NEW YORK (Reuters Health) Variants in certain genes for the natriuretic peptide system are predictive of ventricular dysfunction immediately after coronary artery bypass grafting (CABG), new study findings indicate.
In the study, Dr. Amanda A. Fox, from Brigham and Women’s Hospital, Boston, and colleagues identified four variants in the NPR3 gene that increased the odds of ventricular dysfunction by 3.89- to 4.28-fold. Conversely, the team identified seven variants in the NPPA/NPPB genes that reduced the risk of dysfunction by 45% to 56%.
The gene variants we studied, Dr. Fox explained in a statement, have been associated with cardiovascular disease states such as hypertension, stroke, and myocardial infarction. To date, however, the association between these genes and development of heart failure after cardiac surgery with cardiopulmonary bypass has not been examined.
The study, reported in the April issue of Anesthesiology, involved 697 Caucasian patients who were scheduled to undergo CABG at the Brigham and at the Texas Heart Institute in Houston.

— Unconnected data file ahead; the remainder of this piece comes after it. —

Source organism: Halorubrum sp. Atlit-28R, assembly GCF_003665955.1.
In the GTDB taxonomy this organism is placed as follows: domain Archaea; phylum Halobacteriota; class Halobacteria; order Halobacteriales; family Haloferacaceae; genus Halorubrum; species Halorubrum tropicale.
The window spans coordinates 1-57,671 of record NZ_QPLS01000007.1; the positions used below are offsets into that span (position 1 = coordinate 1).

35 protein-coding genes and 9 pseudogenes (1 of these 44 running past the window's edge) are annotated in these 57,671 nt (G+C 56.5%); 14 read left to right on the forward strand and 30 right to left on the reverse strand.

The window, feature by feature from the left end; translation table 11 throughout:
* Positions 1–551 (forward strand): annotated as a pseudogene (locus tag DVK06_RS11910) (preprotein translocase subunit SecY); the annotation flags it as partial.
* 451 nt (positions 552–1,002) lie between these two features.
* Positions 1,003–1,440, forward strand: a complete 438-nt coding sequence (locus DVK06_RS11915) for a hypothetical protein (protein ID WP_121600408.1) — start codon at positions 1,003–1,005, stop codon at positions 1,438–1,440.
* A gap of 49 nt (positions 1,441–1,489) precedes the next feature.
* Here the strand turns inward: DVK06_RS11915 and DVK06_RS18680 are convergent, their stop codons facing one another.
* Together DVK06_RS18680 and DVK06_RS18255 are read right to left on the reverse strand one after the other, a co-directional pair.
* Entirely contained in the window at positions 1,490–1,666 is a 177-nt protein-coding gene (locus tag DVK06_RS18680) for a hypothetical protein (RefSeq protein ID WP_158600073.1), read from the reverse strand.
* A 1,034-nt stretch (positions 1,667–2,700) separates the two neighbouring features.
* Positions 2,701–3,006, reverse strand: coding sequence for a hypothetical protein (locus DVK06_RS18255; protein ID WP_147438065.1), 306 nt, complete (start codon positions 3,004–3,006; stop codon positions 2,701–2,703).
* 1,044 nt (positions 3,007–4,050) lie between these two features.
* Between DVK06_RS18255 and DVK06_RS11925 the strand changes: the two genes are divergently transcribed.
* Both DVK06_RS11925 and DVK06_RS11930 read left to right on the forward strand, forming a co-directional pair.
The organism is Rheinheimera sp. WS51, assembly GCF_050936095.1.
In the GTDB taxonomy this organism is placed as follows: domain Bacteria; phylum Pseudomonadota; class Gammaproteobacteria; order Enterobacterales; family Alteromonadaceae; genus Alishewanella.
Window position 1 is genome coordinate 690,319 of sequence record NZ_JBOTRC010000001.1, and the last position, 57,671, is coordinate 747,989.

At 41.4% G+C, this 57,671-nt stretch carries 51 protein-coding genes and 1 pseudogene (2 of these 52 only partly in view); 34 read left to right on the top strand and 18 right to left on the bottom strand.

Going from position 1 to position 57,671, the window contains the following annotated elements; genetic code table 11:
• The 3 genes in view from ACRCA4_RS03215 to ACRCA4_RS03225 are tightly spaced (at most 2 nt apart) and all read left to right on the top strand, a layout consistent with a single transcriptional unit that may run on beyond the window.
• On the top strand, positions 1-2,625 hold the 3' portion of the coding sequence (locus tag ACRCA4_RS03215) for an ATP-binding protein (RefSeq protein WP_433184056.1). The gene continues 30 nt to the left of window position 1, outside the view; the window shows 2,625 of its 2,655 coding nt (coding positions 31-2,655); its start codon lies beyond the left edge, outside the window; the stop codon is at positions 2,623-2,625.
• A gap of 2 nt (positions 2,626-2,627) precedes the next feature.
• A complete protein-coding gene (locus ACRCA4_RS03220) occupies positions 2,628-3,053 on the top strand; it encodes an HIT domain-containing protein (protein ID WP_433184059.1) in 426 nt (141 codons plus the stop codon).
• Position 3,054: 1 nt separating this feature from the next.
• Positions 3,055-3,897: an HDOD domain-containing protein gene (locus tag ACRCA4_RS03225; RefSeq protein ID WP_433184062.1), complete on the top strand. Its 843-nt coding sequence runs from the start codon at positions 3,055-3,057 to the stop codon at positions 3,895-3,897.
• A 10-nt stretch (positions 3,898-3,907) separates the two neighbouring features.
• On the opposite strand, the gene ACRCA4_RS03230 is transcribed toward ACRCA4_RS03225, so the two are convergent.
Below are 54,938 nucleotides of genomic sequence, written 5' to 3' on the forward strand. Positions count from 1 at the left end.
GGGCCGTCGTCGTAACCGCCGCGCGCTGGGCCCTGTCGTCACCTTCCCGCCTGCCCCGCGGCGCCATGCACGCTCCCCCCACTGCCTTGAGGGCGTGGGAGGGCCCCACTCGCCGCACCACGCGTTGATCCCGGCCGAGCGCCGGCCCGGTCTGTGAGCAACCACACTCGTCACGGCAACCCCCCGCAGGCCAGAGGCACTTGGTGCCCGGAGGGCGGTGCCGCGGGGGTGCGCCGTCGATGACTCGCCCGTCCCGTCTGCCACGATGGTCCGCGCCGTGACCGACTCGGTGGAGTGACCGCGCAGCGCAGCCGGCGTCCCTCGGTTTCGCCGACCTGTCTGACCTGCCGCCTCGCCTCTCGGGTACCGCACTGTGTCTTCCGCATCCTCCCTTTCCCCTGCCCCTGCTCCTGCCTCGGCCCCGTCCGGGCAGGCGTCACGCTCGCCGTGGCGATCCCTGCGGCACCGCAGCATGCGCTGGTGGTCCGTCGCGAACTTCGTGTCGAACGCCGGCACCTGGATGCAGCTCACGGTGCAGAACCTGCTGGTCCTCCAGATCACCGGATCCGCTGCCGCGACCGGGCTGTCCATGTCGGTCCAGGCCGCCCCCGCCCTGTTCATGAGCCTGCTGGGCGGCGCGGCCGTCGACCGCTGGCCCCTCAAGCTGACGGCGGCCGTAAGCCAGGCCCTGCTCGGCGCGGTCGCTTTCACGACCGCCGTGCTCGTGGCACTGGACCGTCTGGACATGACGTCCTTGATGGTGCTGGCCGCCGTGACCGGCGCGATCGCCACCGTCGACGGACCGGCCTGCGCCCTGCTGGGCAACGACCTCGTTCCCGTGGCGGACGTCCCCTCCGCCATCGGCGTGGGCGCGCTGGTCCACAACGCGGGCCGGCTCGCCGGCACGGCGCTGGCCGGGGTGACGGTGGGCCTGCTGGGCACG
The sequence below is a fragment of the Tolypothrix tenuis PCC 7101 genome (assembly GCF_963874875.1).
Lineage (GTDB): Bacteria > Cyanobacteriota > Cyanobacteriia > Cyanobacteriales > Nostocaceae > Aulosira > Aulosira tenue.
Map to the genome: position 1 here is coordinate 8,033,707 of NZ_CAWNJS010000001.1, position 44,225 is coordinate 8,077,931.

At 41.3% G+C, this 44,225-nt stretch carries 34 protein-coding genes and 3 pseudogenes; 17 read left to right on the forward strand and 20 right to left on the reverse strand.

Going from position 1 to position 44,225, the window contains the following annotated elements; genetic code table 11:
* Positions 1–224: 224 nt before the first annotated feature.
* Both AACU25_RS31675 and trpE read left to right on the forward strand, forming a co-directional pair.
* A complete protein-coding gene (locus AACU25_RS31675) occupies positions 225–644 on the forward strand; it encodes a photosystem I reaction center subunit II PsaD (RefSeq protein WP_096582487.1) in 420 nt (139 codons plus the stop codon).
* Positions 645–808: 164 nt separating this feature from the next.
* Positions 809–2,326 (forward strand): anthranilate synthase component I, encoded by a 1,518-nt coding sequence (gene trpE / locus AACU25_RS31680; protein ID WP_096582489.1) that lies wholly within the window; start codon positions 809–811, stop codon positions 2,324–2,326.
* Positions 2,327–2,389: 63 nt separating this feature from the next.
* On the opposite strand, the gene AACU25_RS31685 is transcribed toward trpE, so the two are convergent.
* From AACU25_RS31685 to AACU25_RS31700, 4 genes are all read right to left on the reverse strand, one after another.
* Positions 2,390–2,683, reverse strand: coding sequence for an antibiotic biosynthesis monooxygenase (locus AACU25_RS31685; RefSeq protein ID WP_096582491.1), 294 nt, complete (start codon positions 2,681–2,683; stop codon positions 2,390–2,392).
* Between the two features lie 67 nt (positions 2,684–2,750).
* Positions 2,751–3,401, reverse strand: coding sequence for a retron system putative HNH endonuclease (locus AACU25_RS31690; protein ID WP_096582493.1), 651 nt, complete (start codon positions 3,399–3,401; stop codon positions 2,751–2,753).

In each patient, a genotypic analysis of 139 single nucleotide polymorphisms in seven natriuretic peptide system genes (NPPA, NPPB, NPPC, NPR1, NPR2, NPR3, and CORIN) was performed. Ventricular dysfunction was defined as the need for two or more new inotropes, new mechanical ventricular support, or both, either intraoperatively or in the ICU after surgery.
This study has potential implications for the prediction of postoperative morbidity, development of disease prevention strategies, and personalized pharmacological interventions that pertain to the natriuretic pathway, Dr. John H. Eisenach and Darrell R. Schroeder, from the Mayo Clinic, Rochester, Minnesota, comment in an editorial.
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